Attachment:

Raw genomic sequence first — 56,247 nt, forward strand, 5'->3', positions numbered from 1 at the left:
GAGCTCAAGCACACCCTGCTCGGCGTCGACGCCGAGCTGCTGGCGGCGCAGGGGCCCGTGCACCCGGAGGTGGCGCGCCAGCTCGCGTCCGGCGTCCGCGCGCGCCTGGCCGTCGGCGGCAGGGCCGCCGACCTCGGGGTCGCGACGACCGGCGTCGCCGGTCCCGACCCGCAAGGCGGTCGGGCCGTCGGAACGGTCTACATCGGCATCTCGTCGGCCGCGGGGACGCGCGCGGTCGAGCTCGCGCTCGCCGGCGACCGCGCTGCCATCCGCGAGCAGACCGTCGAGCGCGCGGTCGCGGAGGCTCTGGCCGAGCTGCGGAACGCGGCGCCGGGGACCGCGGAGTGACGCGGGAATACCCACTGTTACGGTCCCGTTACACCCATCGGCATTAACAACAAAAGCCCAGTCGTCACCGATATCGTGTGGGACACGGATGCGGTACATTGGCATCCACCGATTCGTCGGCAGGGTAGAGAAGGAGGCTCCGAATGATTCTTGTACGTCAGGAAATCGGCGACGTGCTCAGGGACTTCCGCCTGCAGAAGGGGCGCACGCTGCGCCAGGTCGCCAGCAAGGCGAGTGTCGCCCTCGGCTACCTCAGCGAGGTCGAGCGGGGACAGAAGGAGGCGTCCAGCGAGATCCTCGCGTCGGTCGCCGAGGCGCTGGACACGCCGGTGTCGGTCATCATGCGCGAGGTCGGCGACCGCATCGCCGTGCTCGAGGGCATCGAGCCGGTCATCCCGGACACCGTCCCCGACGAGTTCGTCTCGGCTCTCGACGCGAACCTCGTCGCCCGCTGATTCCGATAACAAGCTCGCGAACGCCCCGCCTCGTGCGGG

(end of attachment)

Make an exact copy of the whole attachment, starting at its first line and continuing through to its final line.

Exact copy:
Raw genomic sequence first — 56,247 nt, forward strand, 5'->3', positions numbered from 1 at the left:
GAGCTCAAGCACACCCTGCTCGGCGTCGACGCCGAGCTGCTGGCGGCGCAGGGGCCCGTGCACCCGGAGGTGGCGCGCCAGCTCGCGTCCGGCGTCCGCGCGCGCCTGGCCGTCGGCGGCAGGGCCGCCGACCTCGGGGTCGCGACGACCGGCGTCGCCGGTCCCGACCCGCAAGGCGGTCGGGCCGTCGGAACGGTCTACATCGGCATCTCGTCGGCCGCGGGGACGCGCGCGGTCGAGCTCGCGCTCGCCGGCGACCGCGCTGCCATCCGCGAGCAGACCGTCGAGCGCGCGGTCGCGGAGGCTCTGGCCGAGCTGCGGAACGCGGCGCCGGGGACCGCGGAGTGACGCGGGAATACCCACTGTTACGGTCCCGTTACACCCATCGGCATTAACAACAAAAGCCCAGTCGTCACCGATATCGTGTGGGACACGGATGCGGTACATTGGCATCCACCGATTCGTCGGCAGGGTAGAGAAGGAGGCTCCGAATGATTCTTGTACGTCAGGAAATCGGCGACGTGCTCAGGGACTTCCGCCTGCAGAAGGGGCGCACGCTGCGCCAGGTCGCCAGCAAGGCGAGTGTCGCCCTCGGCTACCTCAGCGAGGTCGAGCGGGGACAGAAGGAGGCGTCCAGCGAGATCCTCGCGTCGGTCGCCGAGGCGCTGGACACGCCGGTGTCGGTCATCATGCGCGAGGTCGGCGACCGCATCGCCGTGCTCGAGGGCATCGAGCCGGTCATCCCGGACACCGTCCCCGACGAGTTCGTCTCGGCTCTCGACGCGAACCTCGTCGCCCGCTGATTCCGATAACAAGCTCGCGAACGCCCCGCCTCGTGCGGG